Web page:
Tube Amps and Ear Fatigue?

Discussion in 'Amps and Cabs' started by Jchrisf, Apr 19, 2016.

  1. Jchrisf

    Jchrisf Member

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    Are tube amps good on the ears at lower volumes? I am new to them. I just got a Laney IRT Studio and I find that my ears don't fatigue when practicing/playing like every other amp (SS, Modeler, Software) I have tried. Just playing through my computer and Rokit 5 monitors fatigues my ears at the same volume as does my Peavey Vypyr and every other non tube amp I have tried.
     
  2. halcyon

    halcyon Supporting Member

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    I would think that it depends on the specific amp, how you have it EQ'd, and to what frequencies your ears are sensitive.
     
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  3. FFTT

    FFTT Member

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    If you can work/practice without using headphones, your hearing will be safer at somewhat reasonable volumes.

    Cheap speakers can be irritating and harsh especially if you push mids.

    If you are working hours on end, be sure to give yourself silence breaks.

    Yard equipment, fire arms, power and air tools can all take their toll too.

    If you have any reason to suspect a change in your hearing, definitely see a musician qualified audiologist.
     
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  4. Stratonator

    Stratonator Member

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    RockIt speakers could be hyping certain frequencies in the midrange that could trigger ear fatigue, same as your Peavey.

    Lots of gear gets props at first for sounding punchy or in-your-face but 20 minutes of that sound and ear fatigue starts which isn't so great.
     
  5. JB6464

    JB6464 Member

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    I think the speakers used with certain tube amps is what causes ear fatique the most .
    A good tube amp can be hacked real quick with the wrong speakers .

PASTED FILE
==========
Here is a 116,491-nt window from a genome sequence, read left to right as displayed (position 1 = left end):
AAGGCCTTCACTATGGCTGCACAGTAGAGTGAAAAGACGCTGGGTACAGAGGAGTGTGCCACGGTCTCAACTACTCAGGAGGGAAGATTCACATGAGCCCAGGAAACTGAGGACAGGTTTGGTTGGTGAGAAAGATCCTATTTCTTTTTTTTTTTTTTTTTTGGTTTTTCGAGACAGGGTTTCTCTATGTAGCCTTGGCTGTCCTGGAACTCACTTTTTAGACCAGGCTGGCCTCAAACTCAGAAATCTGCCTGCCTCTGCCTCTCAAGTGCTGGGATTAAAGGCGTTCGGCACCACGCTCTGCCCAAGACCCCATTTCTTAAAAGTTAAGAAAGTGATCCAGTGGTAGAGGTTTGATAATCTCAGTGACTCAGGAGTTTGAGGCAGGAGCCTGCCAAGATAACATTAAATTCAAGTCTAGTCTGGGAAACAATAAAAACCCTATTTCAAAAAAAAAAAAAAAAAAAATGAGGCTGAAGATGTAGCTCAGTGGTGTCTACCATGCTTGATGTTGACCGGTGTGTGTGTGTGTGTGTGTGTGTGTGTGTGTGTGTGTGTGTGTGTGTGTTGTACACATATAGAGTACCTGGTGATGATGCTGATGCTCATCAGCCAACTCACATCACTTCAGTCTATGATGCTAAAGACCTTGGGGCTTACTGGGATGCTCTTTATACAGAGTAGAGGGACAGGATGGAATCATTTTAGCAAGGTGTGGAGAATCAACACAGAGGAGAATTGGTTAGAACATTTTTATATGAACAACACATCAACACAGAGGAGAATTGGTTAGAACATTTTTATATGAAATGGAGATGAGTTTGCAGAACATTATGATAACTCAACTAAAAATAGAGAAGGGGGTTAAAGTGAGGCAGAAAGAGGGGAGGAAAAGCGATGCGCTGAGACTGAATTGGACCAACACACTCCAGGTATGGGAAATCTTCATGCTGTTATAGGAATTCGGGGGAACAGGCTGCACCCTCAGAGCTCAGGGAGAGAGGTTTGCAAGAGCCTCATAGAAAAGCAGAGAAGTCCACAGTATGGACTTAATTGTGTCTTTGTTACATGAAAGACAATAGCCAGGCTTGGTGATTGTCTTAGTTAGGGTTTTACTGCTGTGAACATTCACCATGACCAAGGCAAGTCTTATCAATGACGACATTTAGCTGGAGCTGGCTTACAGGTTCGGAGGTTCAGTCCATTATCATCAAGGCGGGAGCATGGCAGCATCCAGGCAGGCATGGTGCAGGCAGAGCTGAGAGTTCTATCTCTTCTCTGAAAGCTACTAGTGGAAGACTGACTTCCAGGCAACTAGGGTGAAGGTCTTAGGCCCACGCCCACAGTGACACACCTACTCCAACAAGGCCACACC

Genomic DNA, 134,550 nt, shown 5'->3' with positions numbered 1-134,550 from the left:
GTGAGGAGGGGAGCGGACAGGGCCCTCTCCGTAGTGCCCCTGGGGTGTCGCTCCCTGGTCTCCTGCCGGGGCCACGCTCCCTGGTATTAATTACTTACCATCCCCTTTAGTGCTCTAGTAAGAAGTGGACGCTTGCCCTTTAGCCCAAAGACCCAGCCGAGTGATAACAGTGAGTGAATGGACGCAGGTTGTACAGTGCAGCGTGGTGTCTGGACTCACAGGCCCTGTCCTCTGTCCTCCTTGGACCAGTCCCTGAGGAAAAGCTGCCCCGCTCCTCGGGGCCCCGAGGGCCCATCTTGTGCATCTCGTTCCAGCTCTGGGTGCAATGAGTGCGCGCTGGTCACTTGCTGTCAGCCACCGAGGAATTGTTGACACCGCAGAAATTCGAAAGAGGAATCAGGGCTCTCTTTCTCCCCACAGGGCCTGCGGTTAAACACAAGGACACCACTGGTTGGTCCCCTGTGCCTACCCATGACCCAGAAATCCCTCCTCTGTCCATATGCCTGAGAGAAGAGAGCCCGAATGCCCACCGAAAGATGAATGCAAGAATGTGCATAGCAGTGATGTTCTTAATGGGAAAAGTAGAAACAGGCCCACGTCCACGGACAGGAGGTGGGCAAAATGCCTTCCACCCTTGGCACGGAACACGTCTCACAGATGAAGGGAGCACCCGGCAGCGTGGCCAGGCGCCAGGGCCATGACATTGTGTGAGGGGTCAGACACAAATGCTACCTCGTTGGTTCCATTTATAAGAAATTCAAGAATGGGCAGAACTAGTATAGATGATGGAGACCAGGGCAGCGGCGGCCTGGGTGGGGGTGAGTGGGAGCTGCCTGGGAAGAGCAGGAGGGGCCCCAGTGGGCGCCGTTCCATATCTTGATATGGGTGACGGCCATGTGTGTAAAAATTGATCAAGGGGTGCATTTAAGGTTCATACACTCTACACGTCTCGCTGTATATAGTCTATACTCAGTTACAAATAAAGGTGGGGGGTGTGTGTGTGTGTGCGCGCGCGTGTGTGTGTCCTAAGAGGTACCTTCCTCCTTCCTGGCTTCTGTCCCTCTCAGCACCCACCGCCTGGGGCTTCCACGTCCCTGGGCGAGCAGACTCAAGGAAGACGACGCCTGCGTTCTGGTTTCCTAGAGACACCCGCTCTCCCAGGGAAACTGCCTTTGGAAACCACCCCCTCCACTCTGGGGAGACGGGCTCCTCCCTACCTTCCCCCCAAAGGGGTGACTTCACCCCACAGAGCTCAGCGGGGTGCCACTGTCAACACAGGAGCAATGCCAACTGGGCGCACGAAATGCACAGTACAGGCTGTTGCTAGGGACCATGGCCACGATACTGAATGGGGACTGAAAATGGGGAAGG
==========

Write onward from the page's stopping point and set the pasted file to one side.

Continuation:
6. tiktok

    tiktok Supporting Member

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    dB and Hz are independent of what produces them.
     
  7. halcyon

    halcyon Supporting Member

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    But the Vypyr Hz the most, apparently.
     
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  8. tele_jas

    tele_jas Member

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    Before my earplug days, I'd use my amp a day or two after a gig and the treble was so cranked up it must have sounded horrible live, but the sound man never said anything. I think ear fatigue can play into a lot of scenario's when it comes to dialing in tone. I know I would always kick the treble up a notch or two every set......So by the end of the night, it sounded good to my dead ears but was actually very bright.

    Now-a-days, I set my tone and play 1 song (live) without ear plugs, to make sure it's "all good" then the plugs go in. At home, I know where my volume limit is and if my ears ring after practicing, then it was too loud and I make a mental note and don't go that loud again.
     
  9. teleman1

    teleman1 Supporting Member

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    I think you are getting what the audio world calls digititus. Same thing happened with CD's till they improved the DAC's> If you have acute hearing, I can see how this would grate on you.
     
  10. Silent Sound

    Silent Sound Member

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    What fatigues your ears are frequency and loudness. So speakers would probably have a larger impact on ear fatigue than what kind of amp it was. Also the tone settings can play a role in this.

    About the only thing a tube amp will do differently than a solid state one is it will gradually compress and clip, whereas a SS amp will square wave pretty quickly. This doesn't mean it would hurt your ears more, but you may decide that you don't like that sound as much and decide that it "hurts" to listen to, when in reality, you just don't like it. Much like how a terrible pop song on the radio "hurts" my ears to listen to at any volume. It's just a psychosomatic reaction to an aversion.
     
  11. FFTT

    FFTT Member

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    I think some of the unnatural frequencies of some processor overdrives and FX could be causing some damage.
     

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